With the result of Australia’s 2016 federal election now known, we rousted our writers out of bed to give their thoughts. Warning: may contain traces of cynicism.
Sam Blacker: It feels like someone finally stopped the music in the weirdest ever game of musical chairs and the rich kid whose parents bought the chairs ended up being the one sitting down. Unfortunately for him, all the other kids have already started shaking the legs of the chair to try and make him fall off, because no-one knows what the fucking rules are.
Roger Pugh: Bill Shorten ran an extremely scary election campaign. There was great alarm that he was going to bash business and the banks, send the economy into a four-year debt spiral and run the country like a union possibly even the CFMEU.
Then he ran the scare campaign about Malcolm privatising Medicare that a lot of people actually took seriously.
But by far the scariest aspect of his campaign was the prospect that his years dedicated to culling Labor Prime Ministers would finally pay off by him becoming Australia’s sixth Prime Minister in six years.
Thankfully his concession today restored just a little stability and sanity to Australian politics.
Steven Barnes: (To Shorten) It doesn’t matter how you live or what you did wrong. As long as you’re on TV, people will respect you.
Mark Thompson: Tragically, I believe that the length of the election, and the drudgery of the count has rendered the result pointless. It has that feeling of pulling into the driveway after the long weekend trip back home. One of Thank god that’s over.
Chetna Prakash: This was the first Australian election I got to vote for. Here’s my take. When it comes to elections, Australia wins two competitions hands down in today’s world. First is the length of the ballot. Whoa! That monster started in Melbourne and ended in Sydney. No wonder, the senate is perennially hanging in the middle! The second is the civilness of the debate. I am totally with Bill Shorten that compared to what’s going on in other parts of the world, we should be happy that at the far end of the world our democracy is chugging along modestly. “Jobs and growth” may be the most boring political slogan ever, but I’d take that any day over the kind of madness that is taking over the US and the UK.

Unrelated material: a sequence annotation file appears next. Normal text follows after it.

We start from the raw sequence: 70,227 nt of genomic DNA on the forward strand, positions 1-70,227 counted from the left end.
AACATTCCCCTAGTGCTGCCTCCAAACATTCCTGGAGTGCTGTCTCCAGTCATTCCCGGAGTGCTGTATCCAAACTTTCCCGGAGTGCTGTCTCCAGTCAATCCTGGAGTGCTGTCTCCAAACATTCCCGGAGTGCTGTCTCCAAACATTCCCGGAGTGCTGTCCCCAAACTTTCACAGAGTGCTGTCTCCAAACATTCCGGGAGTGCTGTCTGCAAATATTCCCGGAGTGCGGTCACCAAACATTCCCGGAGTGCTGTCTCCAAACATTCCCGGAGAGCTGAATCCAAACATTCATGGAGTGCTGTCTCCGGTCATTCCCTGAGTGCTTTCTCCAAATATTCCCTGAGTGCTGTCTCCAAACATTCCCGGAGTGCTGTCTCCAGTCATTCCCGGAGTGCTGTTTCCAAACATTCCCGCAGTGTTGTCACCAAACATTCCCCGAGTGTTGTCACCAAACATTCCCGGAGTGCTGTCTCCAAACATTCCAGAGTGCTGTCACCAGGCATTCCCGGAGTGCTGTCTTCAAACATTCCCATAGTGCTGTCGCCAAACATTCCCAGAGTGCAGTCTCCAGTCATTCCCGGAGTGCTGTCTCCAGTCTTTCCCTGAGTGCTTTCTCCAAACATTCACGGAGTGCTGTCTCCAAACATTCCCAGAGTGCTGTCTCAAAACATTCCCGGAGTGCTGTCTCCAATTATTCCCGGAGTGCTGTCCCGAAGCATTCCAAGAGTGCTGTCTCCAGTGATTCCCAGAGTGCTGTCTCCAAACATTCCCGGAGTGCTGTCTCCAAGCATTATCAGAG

Pendlebury Wicks: Fortunate enough to bag the Bill Shorten trading card – shame that it now has no value whatsoever.
Lachlan Dale: So, this tiresome election has finally drawn to a close.
The Liberals have been returned to power with the slimmest of majorities in the lower house. Despite the victory, the party mood is far from jubilant. The conservative Right believe Turnbull’s election campaign to be a failure, and some have openly called for his scalp. Any chance that the mythical “Real Malcolm” might emerge in this new term seems more distant than ever.
With a minority in the Senate, the Liberals will likely be forced to negotiate with backbenchers to pass legislation. Let us hope the deals they strike with these sometimes fringe figures are not too destructive.
For his part, Shorten was gracious in defeat, offering to work with the government where he could rather than obstruct for mere political gain. Though many of us would welcome such maturity from our federal politicians, it remains to be seen what substance will accompany Shorten’s words.
It’s been an exhausting nine weeks. Take the chance to rest up and catch a breather, because this is going to be one hell of an electoral term.
Jessica Scully: A wild Prime Minister appears. What does he evolve into? A parliamentary pension?
Mike Welsh: Shut up and listen. You might just learn something.
I spent last week in the Northern Tasmanian seat of Bass where first time member Andrew Nikolic was savagely punted in a 10 percent swing against him. Punted for not listening, apparently.
Listening to the locals, I gathered that they had something very important to say but, stupidly the ambitious Tony Abbott loyalist Nikolic wasn’t prepared to listen. Apparently, the highly qualified and decorated soldier had something political advisors call “name recognition”.
In an electorate which since 1984 has swung like a barn door in a hurricane (eight different members), Nikolic seemed to be doing more “telling” than listening. Stupid or arrogant? Both possibly but purely academic now.
Mathew Mackie: Apathy wins.